Will masks return to Vancouver schools in the fall?

Aug 3 2022, 9:32 pm

What COVID-19 protections should be or will be implemented in BC schools is top of mind for many parents with the start of the new school year just a month away. 

One Vancouver School Board trustee candidate, Dr. Karina Zeidler, is running on a platform to implement masks as she says it will protect students and the community from COVID-19.

She said if she is elected in the fall, she will work to bring universal masking back to Vancouver public schools. 

“Universal masking is one of the easiest, quickest things that we can do [to help decrease transmission],” she said. “Kids are used to it, they’ve done it. Parents are used to getting their kids ready for school and having that as part of it. Teachers have been teaching in classrooms with masks. So it’s something that everyone is familiar with, and I think it would be an easy thing to put in place.”

Zeidler says it compromises the health, safety, and education of children most vulnerable to the disease. 

“The thing that really amazes me is that it’s so discriminatory not to have universal masking in schools,” she said. “Missing a mask mandate… affects mostly people who are already marginalized and that includes… immunocompromised children with disabilities, low income children, Indigenous and racialized children and their families.”

“Despite all of the narrative that [COVID-19] is over and we should just learn to live with it or ignore it, it’s still a massive issue,” she added.¬†

VSB says no plans to mandate masks 

In an email to Daily Hive, the Vancouver School Board said the school district is following the health and safety guidelines provided by the BC Centre for Disease Control.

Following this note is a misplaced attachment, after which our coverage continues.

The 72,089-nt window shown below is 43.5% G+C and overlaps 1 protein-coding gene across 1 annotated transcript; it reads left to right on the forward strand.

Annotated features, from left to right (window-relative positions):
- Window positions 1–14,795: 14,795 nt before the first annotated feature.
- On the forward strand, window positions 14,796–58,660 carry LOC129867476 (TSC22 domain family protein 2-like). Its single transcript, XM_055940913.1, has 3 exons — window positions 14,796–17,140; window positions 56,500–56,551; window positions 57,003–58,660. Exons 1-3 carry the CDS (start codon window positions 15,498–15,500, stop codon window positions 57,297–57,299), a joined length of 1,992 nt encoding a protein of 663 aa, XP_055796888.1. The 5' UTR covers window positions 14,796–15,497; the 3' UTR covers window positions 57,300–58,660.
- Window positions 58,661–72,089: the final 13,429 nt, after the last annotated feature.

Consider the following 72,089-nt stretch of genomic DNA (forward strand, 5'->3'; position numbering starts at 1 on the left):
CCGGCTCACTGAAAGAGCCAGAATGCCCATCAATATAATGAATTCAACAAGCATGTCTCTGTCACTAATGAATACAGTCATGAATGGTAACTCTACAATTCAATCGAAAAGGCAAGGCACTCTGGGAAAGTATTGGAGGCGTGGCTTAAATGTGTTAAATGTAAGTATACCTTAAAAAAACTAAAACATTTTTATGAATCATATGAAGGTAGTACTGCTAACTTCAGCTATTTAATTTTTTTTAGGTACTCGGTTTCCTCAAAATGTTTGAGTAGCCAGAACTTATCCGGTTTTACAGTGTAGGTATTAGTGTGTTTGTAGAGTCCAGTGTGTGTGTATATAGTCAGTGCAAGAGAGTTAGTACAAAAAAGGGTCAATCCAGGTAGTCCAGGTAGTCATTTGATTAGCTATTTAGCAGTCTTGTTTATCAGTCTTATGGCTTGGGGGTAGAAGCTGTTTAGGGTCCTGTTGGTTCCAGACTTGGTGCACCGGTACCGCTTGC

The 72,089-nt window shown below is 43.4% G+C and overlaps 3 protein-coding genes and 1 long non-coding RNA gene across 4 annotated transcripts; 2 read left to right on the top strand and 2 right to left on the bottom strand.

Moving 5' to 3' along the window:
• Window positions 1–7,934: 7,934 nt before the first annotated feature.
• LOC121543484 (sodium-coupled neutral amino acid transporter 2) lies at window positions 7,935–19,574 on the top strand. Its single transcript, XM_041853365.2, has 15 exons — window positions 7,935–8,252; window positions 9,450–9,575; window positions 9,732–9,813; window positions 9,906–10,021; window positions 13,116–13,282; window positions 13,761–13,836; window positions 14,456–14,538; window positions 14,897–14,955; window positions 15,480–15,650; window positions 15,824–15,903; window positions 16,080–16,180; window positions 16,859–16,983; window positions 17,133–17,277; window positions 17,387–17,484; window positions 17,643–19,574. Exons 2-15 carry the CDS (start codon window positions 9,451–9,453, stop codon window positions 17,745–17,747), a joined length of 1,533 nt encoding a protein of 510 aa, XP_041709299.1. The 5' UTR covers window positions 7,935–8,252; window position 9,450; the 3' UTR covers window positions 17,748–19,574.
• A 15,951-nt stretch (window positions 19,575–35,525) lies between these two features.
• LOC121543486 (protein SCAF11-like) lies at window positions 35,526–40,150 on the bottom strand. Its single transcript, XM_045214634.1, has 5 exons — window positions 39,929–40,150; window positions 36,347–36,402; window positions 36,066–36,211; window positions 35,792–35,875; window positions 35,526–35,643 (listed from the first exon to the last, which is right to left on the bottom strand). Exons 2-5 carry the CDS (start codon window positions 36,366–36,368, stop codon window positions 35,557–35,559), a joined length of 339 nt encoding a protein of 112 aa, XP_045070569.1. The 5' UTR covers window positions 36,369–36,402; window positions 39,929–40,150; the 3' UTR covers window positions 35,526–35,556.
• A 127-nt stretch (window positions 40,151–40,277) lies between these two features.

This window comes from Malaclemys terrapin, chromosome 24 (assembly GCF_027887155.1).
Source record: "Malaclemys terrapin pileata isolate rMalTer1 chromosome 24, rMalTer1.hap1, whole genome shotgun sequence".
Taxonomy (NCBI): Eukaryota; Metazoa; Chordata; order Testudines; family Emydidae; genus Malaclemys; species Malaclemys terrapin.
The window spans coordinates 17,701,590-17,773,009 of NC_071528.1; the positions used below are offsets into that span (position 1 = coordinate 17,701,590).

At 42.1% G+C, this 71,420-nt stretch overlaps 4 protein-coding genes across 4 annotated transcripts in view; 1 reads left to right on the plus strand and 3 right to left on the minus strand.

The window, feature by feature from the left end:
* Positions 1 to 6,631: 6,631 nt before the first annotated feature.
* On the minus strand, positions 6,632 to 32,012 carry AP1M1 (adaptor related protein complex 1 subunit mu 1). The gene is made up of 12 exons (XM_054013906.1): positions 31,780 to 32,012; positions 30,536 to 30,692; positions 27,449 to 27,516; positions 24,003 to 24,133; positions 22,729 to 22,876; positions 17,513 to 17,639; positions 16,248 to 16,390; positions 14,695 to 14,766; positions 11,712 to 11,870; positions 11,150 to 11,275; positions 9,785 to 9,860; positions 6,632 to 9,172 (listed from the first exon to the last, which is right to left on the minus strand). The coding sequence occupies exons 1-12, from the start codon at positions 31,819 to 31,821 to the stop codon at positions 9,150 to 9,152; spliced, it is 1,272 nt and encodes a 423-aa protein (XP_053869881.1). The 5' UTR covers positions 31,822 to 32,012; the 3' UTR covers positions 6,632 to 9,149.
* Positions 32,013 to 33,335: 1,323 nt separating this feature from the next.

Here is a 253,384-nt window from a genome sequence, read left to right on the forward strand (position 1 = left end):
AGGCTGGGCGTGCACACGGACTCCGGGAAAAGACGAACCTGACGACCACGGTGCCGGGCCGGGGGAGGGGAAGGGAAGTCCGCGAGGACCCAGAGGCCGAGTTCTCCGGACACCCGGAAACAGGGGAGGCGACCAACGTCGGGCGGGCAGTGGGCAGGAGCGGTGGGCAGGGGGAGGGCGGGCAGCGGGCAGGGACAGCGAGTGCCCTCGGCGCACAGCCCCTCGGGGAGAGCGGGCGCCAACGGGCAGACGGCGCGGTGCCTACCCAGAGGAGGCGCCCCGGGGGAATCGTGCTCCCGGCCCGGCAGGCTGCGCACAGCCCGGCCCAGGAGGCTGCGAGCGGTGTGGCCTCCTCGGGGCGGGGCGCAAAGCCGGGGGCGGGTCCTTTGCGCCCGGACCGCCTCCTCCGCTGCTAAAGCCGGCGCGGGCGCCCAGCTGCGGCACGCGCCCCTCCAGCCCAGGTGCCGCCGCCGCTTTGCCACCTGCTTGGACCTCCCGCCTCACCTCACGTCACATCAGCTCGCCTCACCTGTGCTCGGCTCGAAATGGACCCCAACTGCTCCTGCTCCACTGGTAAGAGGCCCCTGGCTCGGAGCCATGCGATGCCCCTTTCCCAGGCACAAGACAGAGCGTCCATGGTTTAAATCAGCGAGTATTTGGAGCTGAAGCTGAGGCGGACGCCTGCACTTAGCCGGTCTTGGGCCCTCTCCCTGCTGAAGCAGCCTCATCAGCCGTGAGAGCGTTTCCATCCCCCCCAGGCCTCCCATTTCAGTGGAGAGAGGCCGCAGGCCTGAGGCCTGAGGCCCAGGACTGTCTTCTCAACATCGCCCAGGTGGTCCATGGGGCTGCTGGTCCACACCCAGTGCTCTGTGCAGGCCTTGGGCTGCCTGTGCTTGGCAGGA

“As per the current guidelines, the decision to wear a mask beyond what is recommended by public health is a personal one, based on individual preference. All schools are mask friendly environments. Staff and students who choose to wear additional personal prevention measures are respected.”

Expert says it’s a personal choice

Dr. Brian Conway with the Vancouver Infectious Diseases Centre says as far as mask-wearing goes, it is British Columbians’ individual responsibility.¬†

To support schools in this era of COVID-19, he said, schools should be set up to send anyone who is sick home, regardless of the circumstance.

“We have to accept that COVID is not gone and there is no time in the foreseeable future that we can expect it to be gone.”

Conway says he believes the COVID-19 guidelines the province has now is “where we need to be.”

“I do not think that the start of school will be a superspreader event. There’s no evidence to think that going forward,” he assures.¬†

“Schools tended to be a safer environment than the environment outside of schools, simply because we know who’s going into school. We know who’s coming out. We know who’s sick and not sick, and we can intervene sort of very quickly. And over time, it’s the same people interacting with the same people, which is a very different and safer environment than assorting different groups of people in different indoor environments from one day to the next.”

Instead, Conway encourages families, teachers and children to have conversations about the importance of vaccines as BC kids have the lowest immunization rates out of all the age groups. 

“We’re still not doing great in the five to 11 group. About half of eligible children have received vaccinations. I would use the beginning of the school year to have a discussion around that as much as anything else.”

Conway says vaccines are BC’s “first line of defence,” reducing community spread significantly.

“We have, to me, a bit of a cognitive dissidence, in a sense where people are saying, ‘Well, we should reimpose masks mandate,’ rather than saying, ‘We should really have a good chat about getting the other half of the children aged five to 11 vaccinated because that’s what’s helped the adults, its helped the older population.'”

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